The FUJIFILM X-Series family of mirrorless cameras has a new member: the compact and lightweight FUJIFILM X-S10. The family-analogy in this case is more than adequate, because the X-T10 feels like the XT-4’s little sister (or brother), sharing many of its bigger sibling’s features. Let’s take a closer look and also don’t forget to check out Johnnie’s review by clicking here.
The FUJIFILM X-S10 sports a 26.1 megapixel X-Trans CMOS sensor, the X- Processor 4 imaging engine and a newly developed In-Body-Image-Stabilisation (IBIS).
FUJIFILM claim that this IBIS saves about 30% of space and weight compared to the X-T4’s stabiliser. Furthermore, up to 6 stops of stabilisation is possible — depending on the lens used, of course.
It is rather incredible that FUJIFILM managed to cram an IBIS into the X-S10’s body that all together weighs just 450g. Compared to the X-T4, that I’m used working with, it feels tiny.
The body features a front- and top-plate made of a magnesium alloy and a large ergonomic grip to hold the camera steady with larger lenses attached.
Useful for a mid-range camera, it has a AUTO/SP (Scene Position) mode that adjusts shooting parameters to suit a given scene — something that’s very handy for beginners as well as experienced photographers.
Photographing kids (or dogs) can also benefit from the X-S10’s autofocus (AF) and burst mode. The camera can do AF tracking for moving subjects as well as face- and eye tracking. These features are also useful when shooting video. More on that in a minute.
The X-S10’s LCD display can rotate up to 180°. It can be twisted so that it can act as a selfie-screen for vlogging, or if the X-S10 is used as a webcam.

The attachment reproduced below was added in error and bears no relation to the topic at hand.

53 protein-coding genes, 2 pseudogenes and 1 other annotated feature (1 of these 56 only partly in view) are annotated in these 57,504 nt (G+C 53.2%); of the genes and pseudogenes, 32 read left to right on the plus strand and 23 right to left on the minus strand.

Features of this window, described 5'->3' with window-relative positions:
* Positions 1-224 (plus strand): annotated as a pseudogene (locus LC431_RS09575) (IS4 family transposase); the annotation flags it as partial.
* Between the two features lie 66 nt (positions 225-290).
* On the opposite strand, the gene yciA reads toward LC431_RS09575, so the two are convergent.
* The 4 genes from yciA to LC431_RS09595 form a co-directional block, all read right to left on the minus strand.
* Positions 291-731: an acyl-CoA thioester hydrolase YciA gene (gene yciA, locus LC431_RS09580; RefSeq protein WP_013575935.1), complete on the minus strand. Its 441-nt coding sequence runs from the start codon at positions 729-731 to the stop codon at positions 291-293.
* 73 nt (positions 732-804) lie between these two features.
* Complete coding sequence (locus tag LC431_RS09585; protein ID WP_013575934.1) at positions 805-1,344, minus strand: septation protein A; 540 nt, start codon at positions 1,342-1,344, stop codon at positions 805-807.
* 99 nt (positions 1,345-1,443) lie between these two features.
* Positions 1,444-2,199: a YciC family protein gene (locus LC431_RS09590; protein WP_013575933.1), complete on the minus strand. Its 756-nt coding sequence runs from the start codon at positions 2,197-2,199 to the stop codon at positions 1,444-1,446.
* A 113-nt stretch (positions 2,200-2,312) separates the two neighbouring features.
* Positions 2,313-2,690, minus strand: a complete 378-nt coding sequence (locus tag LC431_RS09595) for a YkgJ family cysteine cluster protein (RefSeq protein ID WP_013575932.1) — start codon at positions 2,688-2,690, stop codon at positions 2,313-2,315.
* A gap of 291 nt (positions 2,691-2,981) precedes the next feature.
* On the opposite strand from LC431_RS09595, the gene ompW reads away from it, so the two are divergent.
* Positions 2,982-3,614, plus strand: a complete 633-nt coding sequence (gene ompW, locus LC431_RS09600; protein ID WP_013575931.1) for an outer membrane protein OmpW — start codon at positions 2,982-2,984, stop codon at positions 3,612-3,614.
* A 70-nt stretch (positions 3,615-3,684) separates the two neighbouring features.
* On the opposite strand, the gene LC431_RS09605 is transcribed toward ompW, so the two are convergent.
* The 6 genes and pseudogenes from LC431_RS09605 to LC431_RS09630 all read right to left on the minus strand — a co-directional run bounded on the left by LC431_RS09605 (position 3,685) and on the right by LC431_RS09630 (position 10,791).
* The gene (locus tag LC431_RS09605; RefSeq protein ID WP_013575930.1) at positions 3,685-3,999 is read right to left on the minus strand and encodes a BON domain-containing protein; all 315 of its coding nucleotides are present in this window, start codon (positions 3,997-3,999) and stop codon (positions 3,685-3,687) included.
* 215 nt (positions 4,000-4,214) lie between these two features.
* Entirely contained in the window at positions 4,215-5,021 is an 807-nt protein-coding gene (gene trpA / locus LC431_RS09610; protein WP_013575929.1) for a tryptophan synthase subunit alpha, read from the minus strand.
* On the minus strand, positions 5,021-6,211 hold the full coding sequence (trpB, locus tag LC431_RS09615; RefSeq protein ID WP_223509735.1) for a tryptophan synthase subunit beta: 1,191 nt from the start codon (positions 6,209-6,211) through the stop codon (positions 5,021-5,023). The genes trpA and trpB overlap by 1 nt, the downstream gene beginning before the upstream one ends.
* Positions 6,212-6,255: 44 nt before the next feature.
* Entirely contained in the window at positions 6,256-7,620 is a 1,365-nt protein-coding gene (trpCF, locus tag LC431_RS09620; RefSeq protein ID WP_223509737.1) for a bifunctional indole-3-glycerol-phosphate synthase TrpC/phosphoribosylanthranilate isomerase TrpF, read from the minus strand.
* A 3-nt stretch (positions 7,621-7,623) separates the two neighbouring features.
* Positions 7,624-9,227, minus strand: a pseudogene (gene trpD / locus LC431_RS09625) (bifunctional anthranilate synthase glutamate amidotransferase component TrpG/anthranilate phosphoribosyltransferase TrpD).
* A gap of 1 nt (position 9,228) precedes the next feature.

FUJIFILM X-S10 – Video Features
The FUJIFILM X-S10 can record 4K video downsampled from its roughly 6K sensor. It can record up to 4K/30p in 8bit 4:2:0 internally into an SD card. The camera records in Long-GOP up to 200 Mbps using the h.264 envelop only. In Full HD, the camera can also record up to 240 frames per second internally.
4K, 4:2:2, 10-bit video output is available via the HDMI port. This means, with the right external recorder the X-S10 can be a source of very high quality video.
In video mode, the mechano-optical IBIS can be augmented by Digital Image Stabilisation (DIS), which further eliminates shakes when using it handheld from a stationary position.
The dedicated movie-button on the top-plate lets you start recording video even when in still mode. Remember the kids running around certain professional’s feet? Very useful in situations like that.
FUJIFILM has its origins in manufacturing chemical film stock — hence the “FILM” in FUJI.
When they moved into digital imaging they migrated their vast experience in color science into “Ones and Zeros”. The result is their legendary “film simulations” which emulate analog film stocks.
18 of those film simulations are available with the X-S10, including ETERNA (a simulation recreating the look of FUJIFILM 35mm ETERNA 500T 8573 motion picture stock).
If I have counted correctly, the X-S10 must also have the “Classic Negative” film simulation, which is — hands down — my personal favourite on the X-T4.
Availability and Pricing
he FUJIFILM X-S10 will be available during mid-November in the color of black only, but in following versions/bundles:
- Camera body only – $999
- Camera body and XC15-45 f3.6 – 5.6 OIS PZ – TBA
- Camera body and XC15-45 f3.6 – 5.6 OIS PZ and XC50-230mm f4.5 – 6.7 OIS II lenses – TBA
- Camera body + XF18-55 f2.8 – 4 R LM OIS – $1,399
- Camera body + XF16 – 80 f4 OIS WR – $1,499
Please note that not all bundles will be available in all territories.
The X-S10 seems to be positioned as an ideal mid-range model in FUJIFILM’s X- system as well as a capable b-camera for somebody already invested in the FUJIFILM world. Judging by what an awesomely capable camera the X-T4 is, its little sister (or brother) seems to tick a lot of boxes in a smaller package and at a lower price (actually, for the current price of the X-T30 you get a similar camera but with an included IBIS).
I’m seriously thinking of getting an X-S10 as a second body in addition to my trusty X-T4. I just wish FUJIFILM had used the newer NP-W235 of the X-T4 in the X-S10 instead of the older NP-W126 batteries. Not because of the smaller capacity, just because it’s easier to manage one set of batteries and one type of charger, when out and about.
What do you think about the FUJIFILM X-S10? Does it tick some of the boxes in your wishlist? Please share your thoughts with us in the comment section below.